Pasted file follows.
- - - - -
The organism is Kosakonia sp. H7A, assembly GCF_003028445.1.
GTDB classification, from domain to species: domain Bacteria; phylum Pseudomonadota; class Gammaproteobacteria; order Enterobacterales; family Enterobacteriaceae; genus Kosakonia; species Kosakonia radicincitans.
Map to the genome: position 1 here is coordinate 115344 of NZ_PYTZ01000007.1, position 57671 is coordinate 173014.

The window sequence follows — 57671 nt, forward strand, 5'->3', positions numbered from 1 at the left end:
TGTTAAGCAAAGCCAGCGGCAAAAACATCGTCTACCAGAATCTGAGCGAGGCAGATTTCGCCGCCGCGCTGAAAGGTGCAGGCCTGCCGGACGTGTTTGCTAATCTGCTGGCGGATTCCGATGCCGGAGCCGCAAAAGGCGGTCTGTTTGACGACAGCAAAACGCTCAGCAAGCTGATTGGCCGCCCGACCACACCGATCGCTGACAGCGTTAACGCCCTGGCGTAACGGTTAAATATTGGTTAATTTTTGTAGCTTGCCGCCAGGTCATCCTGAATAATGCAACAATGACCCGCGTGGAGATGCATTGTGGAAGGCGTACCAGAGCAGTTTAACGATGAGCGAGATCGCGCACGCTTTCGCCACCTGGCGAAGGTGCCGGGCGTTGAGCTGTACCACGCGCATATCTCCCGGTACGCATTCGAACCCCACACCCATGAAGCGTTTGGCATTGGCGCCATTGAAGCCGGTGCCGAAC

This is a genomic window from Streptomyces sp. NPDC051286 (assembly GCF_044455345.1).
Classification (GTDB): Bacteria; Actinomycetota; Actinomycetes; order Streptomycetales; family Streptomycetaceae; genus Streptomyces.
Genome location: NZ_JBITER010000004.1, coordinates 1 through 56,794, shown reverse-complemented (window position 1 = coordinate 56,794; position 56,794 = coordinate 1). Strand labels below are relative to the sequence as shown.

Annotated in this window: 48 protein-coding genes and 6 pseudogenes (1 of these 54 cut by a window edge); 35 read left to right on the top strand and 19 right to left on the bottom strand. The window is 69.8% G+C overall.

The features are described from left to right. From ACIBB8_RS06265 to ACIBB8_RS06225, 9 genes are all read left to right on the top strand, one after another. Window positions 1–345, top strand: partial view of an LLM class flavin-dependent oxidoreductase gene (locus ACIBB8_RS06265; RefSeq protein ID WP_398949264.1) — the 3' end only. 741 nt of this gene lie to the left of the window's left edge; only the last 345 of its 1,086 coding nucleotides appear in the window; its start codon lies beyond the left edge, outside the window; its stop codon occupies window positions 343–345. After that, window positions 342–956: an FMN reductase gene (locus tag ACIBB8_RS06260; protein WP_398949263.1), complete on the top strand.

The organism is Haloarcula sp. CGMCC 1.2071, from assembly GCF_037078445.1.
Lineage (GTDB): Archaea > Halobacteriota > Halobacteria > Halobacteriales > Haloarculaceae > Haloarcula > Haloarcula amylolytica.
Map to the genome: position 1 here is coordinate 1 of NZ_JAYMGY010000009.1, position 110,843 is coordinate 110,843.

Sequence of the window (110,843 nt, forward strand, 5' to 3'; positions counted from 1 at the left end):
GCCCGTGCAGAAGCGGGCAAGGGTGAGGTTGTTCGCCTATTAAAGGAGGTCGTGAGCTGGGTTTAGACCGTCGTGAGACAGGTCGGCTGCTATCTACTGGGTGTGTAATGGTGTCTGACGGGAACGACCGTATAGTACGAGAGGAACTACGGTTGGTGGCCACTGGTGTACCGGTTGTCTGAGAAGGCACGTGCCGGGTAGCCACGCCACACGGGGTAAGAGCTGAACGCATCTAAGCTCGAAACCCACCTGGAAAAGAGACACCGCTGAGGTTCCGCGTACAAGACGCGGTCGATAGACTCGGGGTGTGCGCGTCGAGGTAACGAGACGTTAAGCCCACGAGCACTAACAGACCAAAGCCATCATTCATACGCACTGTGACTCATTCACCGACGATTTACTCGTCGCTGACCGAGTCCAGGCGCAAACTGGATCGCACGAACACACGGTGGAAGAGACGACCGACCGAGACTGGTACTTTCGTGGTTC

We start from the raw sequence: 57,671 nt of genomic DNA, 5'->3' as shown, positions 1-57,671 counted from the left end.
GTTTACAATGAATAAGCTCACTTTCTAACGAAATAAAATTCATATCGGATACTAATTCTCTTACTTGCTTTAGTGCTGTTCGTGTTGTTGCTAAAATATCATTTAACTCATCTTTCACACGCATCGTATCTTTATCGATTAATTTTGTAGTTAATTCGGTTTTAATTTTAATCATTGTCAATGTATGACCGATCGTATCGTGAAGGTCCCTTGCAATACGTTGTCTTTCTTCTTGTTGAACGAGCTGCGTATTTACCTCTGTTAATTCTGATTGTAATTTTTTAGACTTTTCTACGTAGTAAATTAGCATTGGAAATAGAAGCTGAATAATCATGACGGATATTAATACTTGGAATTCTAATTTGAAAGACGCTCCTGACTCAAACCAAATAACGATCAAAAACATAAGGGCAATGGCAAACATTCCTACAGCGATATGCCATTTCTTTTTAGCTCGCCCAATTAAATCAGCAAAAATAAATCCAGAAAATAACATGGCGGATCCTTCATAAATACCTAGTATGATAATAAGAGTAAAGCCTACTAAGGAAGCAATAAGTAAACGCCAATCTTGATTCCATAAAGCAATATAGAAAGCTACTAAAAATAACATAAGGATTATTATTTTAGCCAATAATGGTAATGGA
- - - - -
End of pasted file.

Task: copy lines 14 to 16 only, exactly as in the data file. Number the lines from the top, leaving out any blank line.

Sequence of the window (110,843 nt, forward strand, 5' to 3'; positions counted from 1 at the left end):
GCCCGTGCAGAAGCGGGCAAGGGTGAGGTTGTTCGCCTATTAAAGGAGGTCGTGAGCTGGGTTTAGACCGTCGTGAGACAGGTCGGCTGCTATCTACTGGGTGTGTAATGGTGTCTGACGGGAACGACCGTATAGTACGAGAGGAACTACGGTTGGTGGCCACTGGTGTACCGGTTGTCTGAGAAGGCACGTGCCGGGTAGCCACGCCACACGGGGTAAGAGCTGAACGCATCTAAGCTCGAAACCCACCTGGAAAAGAGACACCGCTGAGGTTCCGCGTACAAGACGCGGTCGATAGACTCGGGGTGTGCGCGTCGAGGTAACGAGACGTTAAGCCCACGAGCACTAACAGACCAAAGCCATCATTCATACGCACTGTGACTCATTCACCGACGATTTACTCGTCGCTGACCGAGTCCAGGCGCAAACTGGATCGCACGAACACACGGTGGAAGAGACGACCGACCGAGACTGGTACTTTCGTGGTTC

We start from the raw sequence: 57,671 nt of genomic DNA, 5'->3' as shown, positions 1-57,671 counted from the left end.